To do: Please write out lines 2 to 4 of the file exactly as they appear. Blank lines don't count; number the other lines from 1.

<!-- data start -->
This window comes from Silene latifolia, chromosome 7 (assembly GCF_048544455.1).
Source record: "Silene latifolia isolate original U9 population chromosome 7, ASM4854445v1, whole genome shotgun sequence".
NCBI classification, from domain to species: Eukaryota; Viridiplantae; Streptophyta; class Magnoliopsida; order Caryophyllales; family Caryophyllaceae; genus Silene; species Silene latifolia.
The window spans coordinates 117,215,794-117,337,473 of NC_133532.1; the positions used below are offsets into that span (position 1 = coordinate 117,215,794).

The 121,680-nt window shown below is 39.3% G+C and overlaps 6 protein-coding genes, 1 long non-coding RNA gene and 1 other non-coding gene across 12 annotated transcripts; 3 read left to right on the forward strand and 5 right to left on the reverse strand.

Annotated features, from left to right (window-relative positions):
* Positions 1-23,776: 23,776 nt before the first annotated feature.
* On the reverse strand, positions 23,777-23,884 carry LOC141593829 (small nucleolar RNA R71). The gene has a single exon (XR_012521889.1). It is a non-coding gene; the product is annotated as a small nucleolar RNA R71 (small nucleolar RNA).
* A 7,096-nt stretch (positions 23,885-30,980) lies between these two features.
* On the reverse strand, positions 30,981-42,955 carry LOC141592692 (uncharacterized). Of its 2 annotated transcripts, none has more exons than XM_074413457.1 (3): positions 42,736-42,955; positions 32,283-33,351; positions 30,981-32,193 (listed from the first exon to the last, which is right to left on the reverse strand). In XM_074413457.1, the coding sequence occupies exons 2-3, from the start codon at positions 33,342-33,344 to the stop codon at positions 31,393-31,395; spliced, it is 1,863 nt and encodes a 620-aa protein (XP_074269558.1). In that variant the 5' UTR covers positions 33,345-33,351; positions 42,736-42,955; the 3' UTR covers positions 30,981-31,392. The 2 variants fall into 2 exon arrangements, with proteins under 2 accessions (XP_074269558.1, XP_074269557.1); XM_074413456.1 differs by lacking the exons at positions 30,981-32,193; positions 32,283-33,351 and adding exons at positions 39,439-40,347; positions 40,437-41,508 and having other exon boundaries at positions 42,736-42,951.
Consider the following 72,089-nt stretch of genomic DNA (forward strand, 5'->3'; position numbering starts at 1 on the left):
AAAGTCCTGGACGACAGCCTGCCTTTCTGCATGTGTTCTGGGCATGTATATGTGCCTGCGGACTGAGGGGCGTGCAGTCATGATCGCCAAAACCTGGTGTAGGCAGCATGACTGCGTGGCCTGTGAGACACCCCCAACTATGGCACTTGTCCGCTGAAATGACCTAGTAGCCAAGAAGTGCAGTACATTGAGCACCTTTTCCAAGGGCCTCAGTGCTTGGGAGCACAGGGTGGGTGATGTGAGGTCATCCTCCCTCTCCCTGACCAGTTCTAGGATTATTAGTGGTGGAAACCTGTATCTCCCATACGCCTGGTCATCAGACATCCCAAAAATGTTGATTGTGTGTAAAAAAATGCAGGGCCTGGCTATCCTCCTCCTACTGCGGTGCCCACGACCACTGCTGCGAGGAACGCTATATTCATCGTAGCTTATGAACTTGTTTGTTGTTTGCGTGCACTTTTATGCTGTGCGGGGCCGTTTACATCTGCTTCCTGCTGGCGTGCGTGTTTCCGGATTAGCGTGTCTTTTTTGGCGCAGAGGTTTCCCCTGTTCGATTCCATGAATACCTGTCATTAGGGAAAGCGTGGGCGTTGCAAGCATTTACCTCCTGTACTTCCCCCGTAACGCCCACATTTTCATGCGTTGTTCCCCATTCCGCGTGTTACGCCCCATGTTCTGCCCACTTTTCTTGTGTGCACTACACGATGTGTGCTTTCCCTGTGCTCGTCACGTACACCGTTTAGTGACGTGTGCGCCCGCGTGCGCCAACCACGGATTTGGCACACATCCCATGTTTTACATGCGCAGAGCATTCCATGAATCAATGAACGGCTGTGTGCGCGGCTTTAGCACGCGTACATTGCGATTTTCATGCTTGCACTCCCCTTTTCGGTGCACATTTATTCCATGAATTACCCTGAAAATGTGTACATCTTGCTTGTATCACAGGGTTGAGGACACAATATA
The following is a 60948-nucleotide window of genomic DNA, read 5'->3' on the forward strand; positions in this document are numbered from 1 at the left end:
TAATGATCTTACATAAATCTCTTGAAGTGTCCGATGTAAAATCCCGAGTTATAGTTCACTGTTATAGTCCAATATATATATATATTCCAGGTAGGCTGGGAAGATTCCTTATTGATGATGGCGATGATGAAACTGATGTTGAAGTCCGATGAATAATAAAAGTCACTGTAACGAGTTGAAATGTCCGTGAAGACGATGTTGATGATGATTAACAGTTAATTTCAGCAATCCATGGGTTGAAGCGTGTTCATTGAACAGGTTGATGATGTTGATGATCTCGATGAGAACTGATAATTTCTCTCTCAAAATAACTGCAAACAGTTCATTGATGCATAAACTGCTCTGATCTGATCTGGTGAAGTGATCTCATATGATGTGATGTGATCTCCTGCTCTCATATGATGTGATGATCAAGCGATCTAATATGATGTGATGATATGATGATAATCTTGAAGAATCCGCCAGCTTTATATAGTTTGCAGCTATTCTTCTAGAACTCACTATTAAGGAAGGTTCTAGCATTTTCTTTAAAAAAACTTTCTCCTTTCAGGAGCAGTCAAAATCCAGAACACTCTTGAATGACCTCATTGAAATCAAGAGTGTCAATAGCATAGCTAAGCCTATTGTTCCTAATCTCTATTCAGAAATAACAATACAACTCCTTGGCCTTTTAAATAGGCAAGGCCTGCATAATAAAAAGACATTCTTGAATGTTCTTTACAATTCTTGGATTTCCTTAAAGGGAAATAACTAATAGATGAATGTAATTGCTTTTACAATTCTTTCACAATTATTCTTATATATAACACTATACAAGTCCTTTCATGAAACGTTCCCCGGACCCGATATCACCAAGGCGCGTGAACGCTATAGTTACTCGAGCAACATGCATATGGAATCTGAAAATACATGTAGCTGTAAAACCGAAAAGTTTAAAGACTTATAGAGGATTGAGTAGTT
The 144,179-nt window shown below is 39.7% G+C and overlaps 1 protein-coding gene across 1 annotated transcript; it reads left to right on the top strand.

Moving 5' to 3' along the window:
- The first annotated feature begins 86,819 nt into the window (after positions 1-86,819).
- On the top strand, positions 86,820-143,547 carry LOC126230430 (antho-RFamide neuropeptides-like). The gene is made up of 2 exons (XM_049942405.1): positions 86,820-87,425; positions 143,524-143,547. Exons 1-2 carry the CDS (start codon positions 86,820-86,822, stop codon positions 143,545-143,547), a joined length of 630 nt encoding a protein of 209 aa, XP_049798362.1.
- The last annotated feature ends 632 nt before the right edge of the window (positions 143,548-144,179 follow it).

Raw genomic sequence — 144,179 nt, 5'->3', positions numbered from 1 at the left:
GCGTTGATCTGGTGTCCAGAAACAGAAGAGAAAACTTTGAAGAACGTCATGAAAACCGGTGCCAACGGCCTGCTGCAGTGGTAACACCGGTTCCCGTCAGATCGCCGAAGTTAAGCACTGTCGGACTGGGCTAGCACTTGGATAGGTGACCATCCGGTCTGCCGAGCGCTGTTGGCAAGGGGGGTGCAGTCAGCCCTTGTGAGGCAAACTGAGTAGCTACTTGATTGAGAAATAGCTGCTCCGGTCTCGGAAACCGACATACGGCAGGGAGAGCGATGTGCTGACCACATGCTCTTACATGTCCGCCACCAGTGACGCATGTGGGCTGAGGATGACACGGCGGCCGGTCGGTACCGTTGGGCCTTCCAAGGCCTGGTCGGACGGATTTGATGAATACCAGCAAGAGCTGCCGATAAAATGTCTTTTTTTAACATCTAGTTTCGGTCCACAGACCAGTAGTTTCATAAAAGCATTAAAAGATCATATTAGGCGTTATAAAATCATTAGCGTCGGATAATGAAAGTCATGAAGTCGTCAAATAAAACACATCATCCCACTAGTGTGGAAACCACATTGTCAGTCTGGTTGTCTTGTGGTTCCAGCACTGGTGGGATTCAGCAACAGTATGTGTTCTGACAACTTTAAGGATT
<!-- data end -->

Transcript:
Source record: "Silene latifolia isolate original U9 population chromosome 7, ASM4854445v1, whole genome shotgun sequence".
NCBI classification, from domain to species: Eukaryota; Viridiplantae; Streptophyta; class Magnoliopsida; order Caryophyllales; family Caryophyllaceae; genus Silene; species Silene latifolia.
The window spans coordinates 117,215,794-117,337,473 of NC_133532.1; the positions used below are offsets into that span (position 1 = coordinate 117,215,794).